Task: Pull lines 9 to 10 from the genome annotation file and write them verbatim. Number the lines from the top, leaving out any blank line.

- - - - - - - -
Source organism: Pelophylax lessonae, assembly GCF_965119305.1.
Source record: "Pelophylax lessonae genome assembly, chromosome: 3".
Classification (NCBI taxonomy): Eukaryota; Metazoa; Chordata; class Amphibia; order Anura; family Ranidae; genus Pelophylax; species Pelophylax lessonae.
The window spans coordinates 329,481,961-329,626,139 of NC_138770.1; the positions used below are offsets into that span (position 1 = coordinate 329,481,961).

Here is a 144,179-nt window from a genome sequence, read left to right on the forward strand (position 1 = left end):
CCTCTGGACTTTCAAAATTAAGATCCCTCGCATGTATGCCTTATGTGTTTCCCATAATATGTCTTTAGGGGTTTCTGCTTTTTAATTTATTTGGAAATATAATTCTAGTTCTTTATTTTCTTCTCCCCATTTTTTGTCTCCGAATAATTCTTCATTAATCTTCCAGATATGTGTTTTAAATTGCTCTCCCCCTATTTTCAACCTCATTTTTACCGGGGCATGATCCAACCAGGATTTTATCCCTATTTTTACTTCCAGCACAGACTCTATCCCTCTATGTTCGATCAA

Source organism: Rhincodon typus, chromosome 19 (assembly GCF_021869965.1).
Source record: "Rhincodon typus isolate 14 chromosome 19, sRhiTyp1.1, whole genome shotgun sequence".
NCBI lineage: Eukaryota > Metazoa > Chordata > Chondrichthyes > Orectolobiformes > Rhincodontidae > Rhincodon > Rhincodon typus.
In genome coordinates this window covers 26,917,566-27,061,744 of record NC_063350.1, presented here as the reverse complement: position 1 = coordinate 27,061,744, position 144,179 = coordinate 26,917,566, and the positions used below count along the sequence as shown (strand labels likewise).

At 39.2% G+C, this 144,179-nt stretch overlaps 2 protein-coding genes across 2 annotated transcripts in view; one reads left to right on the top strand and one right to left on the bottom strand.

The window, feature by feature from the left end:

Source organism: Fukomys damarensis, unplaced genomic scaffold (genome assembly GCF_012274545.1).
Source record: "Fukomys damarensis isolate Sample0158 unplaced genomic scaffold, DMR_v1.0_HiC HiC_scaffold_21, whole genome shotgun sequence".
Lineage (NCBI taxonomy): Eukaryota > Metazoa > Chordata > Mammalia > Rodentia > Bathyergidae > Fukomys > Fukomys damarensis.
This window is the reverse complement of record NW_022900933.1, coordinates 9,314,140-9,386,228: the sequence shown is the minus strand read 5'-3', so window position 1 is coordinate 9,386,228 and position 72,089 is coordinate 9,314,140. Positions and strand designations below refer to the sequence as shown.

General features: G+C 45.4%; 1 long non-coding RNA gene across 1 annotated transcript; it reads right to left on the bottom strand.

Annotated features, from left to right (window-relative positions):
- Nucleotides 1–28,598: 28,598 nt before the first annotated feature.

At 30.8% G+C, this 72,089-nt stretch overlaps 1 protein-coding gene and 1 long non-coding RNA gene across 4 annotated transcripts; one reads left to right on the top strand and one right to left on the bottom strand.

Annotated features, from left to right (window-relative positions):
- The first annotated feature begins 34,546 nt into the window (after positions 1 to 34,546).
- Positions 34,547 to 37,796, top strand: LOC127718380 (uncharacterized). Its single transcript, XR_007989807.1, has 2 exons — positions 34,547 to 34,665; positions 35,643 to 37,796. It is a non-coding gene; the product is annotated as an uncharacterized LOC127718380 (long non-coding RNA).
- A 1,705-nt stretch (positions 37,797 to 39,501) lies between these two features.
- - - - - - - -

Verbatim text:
NCBI lineage: Eukaryota > Metazoa > Chordata > Chondrichthyes > Orectolobiformes > Rhincodontidae > Rhincodon > Rhincodon typus.
In genome coordinates this window covers 26,917,566-27,061,744 of record NC_063350.1, presented here as the reverse complement: position 1 = coordinate 27,061,744, position 144,179 = coordinate 26,917,566, and the positions used below count along the sequence as shown (strand labels likewise).